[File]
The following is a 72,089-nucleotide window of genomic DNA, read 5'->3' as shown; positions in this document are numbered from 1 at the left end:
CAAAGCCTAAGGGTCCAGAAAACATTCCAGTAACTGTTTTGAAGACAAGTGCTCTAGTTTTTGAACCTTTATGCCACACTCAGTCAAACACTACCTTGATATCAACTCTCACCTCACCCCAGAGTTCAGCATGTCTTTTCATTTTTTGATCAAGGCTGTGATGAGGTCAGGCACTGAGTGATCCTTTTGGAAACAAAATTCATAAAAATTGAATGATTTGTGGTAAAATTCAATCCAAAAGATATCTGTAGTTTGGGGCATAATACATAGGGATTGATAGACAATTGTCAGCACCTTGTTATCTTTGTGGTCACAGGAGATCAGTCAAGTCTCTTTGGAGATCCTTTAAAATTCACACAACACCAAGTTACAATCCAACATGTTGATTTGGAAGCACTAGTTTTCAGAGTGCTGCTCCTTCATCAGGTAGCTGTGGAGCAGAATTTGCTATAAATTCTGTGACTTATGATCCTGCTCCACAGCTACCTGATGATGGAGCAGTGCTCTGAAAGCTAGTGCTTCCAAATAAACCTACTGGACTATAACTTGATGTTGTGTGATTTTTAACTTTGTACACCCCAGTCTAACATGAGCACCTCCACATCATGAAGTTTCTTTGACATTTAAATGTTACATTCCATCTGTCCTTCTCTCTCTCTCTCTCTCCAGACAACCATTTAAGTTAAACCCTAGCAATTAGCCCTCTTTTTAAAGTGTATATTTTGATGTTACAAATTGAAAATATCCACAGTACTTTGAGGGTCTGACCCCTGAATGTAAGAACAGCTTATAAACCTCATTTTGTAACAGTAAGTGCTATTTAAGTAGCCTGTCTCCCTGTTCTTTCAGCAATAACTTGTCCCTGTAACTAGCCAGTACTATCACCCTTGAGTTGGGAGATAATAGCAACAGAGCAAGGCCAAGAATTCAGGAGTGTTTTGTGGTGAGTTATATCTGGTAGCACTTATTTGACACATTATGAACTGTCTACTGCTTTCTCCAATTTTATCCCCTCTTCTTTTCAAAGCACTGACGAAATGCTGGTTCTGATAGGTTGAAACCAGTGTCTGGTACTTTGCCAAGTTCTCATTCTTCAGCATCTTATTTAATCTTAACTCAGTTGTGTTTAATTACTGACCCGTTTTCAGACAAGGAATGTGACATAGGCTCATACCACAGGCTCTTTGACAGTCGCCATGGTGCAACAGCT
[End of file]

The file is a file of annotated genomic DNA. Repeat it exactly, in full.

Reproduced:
The following is a 72,089-nucleotide window of genomic DNA, read 5'->3' as shown; positions in this document are numbered from 1 at the left end:
CAAAGCCTAAGGGTCCAGAAAACATTCCAGTAACTGTTTTGAAGACAAGTGCTCTAGTTTTTGAACCTTTATGCCACACTCAGTCAAACACTACCTTGATATCAACTCTCACCTCACCCCAGAGTTCAGCATGTCTTTTCATTTTTTGATCAAGGCTGTGATGAGGTCAGGCACTGAGTGATCCTTTTGGAAACAAAATTCATAAAAATTGAATGATTTGTGGTAAAATTCAATCCAAAAGATATCTGTAGTTTGGGGCATAATACATAGGGATTGATAGACAATTGTCAGCACCTTGTTATCTTTGTGGTCACAGGAGATCAGTCAAGTCTCTTTGGAGATCCTTTAAAATTCACACAACACCAAGTTACAATCCAACATGTTGATTTGGAAGCACTAGTTTTCAGAGTGCTGCTCCTTCATCAGGTAGCTGTGGAGCAGAATTTGCTATAAATTCTGTGACTTATGATCCTGCTCCACAGCTACCTGATGATGGAGCAGTGCTCTGAAAGCTAGTGCTTCCAAATAAACCTACTGGACTATAACTTGATGTTGTGTGATTTTTAACTTTGTACACCCCAGTCTAACATGAGCACCTCCACATCATGAAGTTTCTTTGACATTTAAATGTTACATTCCATCTGTCCTTCTCTCTCTCTCTCTCTCCAGACAACCATTTAAGTTAAACCCTAGCAATTAGCCCTCTTTTTAAAGTGTATATTTTGATGTTACAAATTGAAAATATCCACAGTACTTTGAGGGTCTGACCCCTGAATGTAAGAACAGCTTATAAACCTCATTTTGTAACAGTAAGTGCTATTTAAGTAGCCTGTCTCCCTGTTCTTTCAGCAATAACTTGTCCCTGTAACTAGCCAGTACTATCACCCTTGAGTTGGGAGATAATAGCAACAGAGCAAGGCCAAGAATTCAGGAGTGTTTTGTGGTGAGTTATATCTGGTAGCACTTATTTGACACATTATGAACTGTCTACTGCTTTCTCCAATTTTATCCCCTCTTCTTTTCAAAGCACTGACGAAATGCTGGTTCTGATAGGTTGAAACCAGTGTCTGGTACTTTGCCAAGTTCTCATTCTTCAGCATCTTATTTAATCTTAACTCAGTTGTGTTTAATTACTGACCCGTTTTCAGACAAGGAATGTGACATAGGCTCATACCACAGGCTCTTTGACAGTCGCCATGGTGCAACAGCT